Timing. Optics. They matter.
On Thursday, with a bipartisan vote of 98 – 2, the Senate approved a measure that would put stiffer sanctions on Russia, and would also limit the powers of the president to lift those sanctions.
Only Senators Rand Paul and Bernie Sanders voted against it.
The White House plans to work with Republican senators in an effort to “tweak” the bill, giving back some of that power to the administration. They would prefer the freedom to ease sanctions on Moscow, if they deem it appropriate.
Democrats are concerned that if allowed, the administration will scale the measure too far back.
Ohio Sen. Sherrod Brown, who helped negotiate the sanctions package as the Banking Committee’s top Democrat, told POLITICO he has heard the Trump administration is reaching out to House members “to slow it, block it.”
“This is not something the administration is calling for us to do,” Brown said. “I applaud the courage of a number of my Republican colleagues who said no to the administration and did the right thing for the country to keep a foreign power out of our elections.”
The Senate’s Russia sanctions agreement, crafted by senior members of both parties, would impose new penalties on Moscow’s defense, military intelligence, and energy sectors, among others. The deal also would convert existing sanctions into law, potentially complicating any removal by the White House, and allow Congress to block Trump from easing or ending sanctions with a two-thirds majority vote.
The talk of Trump possibly vetoing the bill has been brought up, but it’s not something anyone expects to happen, at this time.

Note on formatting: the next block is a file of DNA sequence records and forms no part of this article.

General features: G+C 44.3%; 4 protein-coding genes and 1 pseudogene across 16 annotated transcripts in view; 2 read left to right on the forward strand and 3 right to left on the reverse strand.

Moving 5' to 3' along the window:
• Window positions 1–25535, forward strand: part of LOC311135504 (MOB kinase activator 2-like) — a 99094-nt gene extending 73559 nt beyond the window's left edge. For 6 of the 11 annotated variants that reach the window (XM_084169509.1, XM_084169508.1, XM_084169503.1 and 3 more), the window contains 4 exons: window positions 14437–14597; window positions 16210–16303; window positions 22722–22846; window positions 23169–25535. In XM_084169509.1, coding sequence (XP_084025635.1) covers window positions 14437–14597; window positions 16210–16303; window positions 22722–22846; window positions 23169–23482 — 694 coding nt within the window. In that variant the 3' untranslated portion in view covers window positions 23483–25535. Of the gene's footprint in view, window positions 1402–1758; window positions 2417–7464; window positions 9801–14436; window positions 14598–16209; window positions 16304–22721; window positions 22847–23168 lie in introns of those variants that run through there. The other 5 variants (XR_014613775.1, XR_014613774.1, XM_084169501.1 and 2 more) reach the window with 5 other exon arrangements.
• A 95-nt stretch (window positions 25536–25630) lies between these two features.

Senate Foreign Relations Chairman Bob Corker (R-Tenn.) predicted earlier this week that Trump would not veto any sanctions package that reached his desk. Hailing the Senate deal’s impact after its passage, Corker tweeted that the Russia measure “marks a significant shift of power back to the people’s representatives, a priority of mine since becoming the lead Republican on” his committee.
Secretary of State Rex Tillerson spoke against the sanctions earlier this week, suggesting that they might damage the working relationship between the U.S. and Russia, as it relates to dealing with terrorism.
The Senate made a veto threat somewhat more difficult by attaching its Russia package to an Iran sanctions bill that boasts support on both sides of the aisle and in the administration. Should the House take a different approach to Trump’s Moscow policy, the lopsided vote in the upper chamber likely would give the Senate a strong position heading into any conference talks.
And apparently it really is an issue. They’re concerned that the White House might veto the bill.
To date, however, support on both sides of the aisle is strong, as lawmakers seek to send a clear message to Moscow, that interfering in U.S. elections will not be tolerated.